By 2020, the emergence of mega super cities in developing economies will affect personal mobility, driving the demand for EVs, according to new a new report analysis from Frost & Sullivan, 360 Degree Perspective of the Global Electric Vehicle Market - 2010 Edition.
The study is an update to an existing study which gave an overview of the EV market, indicate the development in infrastructure, business models, initiatives and consumer research. Further, this study also focuses on key trends such as mega cities, urbanization, mobility trends and car sharing. Study also provides an update to the existing sales forecasts for electric vehicles and also has similar forecasts for electric two wheelers and electric commercial vehicles.
"Most offices that are expected to move to the first-belt suburbs and city centres will encompass the shopping areas (small-scale deliveries) and living areas for 'double/single income, no kids' households," says Frost & Sullivan's Automotive & Transportation Group Team Leader, Anjan Hemanth Kumar. "In mega cities, offices and homes are likely to be adjacent to each other, creating a favourable environment for EV deployment."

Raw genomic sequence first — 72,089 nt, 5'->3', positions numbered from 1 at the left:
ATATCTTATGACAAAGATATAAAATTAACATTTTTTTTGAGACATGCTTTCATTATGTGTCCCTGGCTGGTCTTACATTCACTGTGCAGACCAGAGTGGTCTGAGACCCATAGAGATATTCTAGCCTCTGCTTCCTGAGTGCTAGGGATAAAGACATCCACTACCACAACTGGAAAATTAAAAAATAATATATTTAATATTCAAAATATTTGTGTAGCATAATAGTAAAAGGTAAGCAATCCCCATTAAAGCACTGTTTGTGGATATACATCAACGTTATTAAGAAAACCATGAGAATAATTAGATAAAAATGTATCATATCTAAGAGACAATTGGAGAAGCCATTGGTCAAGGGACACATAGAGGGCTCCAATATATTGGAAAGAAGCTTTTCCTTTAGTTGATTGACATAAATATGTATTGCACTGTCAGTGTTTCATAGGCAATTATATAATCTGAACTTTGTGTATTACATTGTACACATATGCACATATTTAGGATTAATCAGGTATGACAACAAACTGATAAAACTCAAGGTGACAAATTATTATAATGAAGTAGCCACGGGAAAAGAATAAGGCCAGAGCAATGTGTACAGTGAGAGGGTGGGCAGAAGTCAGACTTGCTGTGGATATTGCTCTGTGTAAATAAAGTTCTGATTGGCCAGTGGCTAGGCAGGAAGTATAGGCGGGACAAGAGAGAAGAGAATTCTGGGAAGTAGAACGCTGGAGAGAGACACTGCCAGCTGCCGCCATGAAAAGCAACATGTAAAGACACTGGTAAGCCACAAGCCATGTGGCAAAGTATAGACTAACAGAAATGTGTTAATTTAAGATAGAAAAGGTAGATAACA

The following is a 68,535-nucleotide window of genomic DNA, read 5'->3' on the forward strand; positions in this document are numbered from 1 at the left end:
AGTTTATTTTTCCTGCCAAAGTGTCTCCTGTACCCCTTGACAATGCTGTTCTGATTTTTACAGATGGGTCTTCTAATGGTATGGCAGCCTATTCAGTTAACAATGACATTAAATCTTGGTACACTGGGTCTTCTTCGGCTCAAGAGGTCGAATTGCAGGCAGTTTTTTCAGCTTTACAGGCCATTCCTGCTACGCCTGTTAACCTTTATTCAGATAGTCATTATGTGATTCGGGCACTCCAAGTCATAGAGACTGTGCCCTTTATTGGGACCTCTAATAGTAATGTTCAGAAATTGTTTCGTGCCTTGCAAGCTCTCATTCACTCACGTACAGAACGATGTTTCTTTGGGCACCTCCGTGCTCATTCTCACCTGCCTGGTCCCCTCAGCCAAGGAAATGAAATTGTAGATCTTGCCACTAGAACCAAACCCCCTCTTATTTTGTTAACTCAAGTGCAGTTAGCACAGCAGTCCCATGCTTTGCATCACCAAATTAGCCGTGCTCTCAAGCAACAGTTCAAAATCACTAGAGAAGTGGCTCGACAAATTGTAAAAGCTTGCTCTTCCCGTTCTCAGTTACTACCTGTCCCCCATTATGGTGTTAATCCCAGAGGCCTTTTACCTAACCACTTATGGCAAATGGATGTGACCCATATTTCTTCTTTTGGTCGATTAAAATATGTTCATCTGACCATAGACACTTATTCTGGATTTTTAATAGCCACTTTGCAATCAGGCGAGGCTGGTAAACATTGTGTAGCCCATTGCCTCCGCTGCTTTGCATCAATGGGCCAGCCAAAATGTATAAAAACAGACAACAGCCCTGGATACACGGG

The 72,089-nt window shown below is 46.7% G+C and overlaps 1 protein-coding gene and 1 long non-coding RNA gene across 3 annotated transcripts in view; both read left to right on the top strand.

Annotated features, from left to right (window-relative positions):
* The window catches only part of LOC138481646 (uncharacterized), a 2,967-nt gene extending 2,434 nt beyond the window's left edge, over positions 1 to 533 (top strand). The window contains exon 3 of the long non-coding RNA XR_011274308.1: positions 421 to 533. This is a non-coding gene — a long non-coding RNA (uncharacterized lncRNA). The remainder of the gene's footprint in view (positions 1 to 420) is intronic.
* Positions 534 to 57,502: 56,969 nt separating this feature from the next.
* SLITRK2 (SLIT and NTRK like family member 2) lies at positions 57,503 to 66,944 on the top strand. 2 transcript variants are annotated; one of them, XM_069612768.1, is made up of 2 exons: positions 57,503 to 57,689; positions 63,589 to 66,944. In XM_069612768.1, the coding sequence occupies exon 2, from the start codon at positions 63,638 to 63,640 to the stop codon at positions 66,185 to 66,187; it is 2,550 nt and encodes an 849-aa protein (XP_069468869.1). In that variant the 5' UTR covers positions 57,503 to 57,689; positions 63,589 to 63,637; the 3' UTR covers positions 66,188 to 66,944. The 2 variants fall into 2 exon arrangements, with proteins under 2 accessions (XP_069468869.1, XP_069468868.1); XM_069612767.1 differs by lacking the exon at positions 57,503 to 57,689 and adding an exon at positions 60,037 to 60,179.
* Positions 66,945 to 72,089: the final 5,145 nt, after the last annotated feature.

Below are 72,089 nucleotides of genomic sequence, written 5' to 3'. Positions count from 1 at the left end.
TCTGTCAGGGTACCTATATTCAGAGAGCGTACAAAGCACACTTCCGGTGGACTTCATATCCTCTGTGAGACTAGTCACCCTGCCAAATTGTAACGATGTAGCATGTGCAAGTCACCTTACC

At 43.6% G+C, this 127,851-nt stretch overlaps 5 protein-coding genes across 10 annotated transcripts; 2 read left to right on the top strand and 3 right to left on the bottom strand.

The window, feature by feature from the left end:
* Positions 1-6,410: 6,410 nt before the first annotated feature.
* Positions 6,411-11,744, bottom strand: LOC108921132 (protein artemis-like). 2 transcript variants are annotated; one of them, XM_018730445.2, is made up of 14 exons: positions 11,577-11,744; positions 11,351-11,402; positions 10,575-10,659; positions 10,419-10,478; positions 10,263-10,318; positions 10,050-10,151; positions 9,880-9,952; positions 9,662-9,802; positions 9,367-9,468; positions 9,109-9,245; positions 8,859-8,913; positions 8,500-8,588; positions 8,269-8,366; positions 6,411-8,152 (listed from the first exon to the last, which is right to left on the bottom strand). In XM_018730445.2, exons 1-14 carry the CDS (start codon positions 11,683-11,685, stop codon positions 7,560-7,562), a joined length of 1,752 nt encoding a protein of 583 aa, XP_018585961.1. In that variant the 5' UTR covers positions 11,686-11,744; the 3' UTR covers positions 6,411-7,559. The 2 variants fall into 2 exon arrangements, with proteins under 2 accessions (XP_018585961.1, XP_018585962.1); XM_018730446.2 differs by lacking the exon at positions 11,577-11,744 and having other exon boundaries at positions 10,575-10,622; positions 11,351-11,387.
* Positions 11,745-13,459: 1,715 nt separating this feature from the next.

Rising concerns over greenhouse gases and depleting fossil fuel sources are further solidifying the case for EVs. Car manufacturers are working on business models that will make available the car and energy under the same roof, opening up a plethora of opportunities for utilities, suppliers and finance businesses.
Manufacturers are building sleek and sporty EVs to create interest among customers who would be early adopters. Giving an EV distance capability of more than 100 miles (160km) and enhancing the range and safety of batteries are the key focus areas of development for EV manufacturers. However, the prices of the initial EVs are likely to be prohibitive.
To counter this cost challenge, federal and local governments have passed a series of legislation, benefits and rebates to help manufacturers offer their vehicles at affordable prices.
"With the advent of lithium ion battery technology and innovative financial models, the automotive industry is all set to witness a revolutionary business case," notes Kumar. "Original equipment manufacturers (OEMs) have little choice but to join in the drive to address the energy crisis issue."
Associations and close participation among OEMs, battery manufacturers and energy utilities will accelerate the introduction of EVs. Market participants could also collaborate with environmental advocates and lobby for benefits.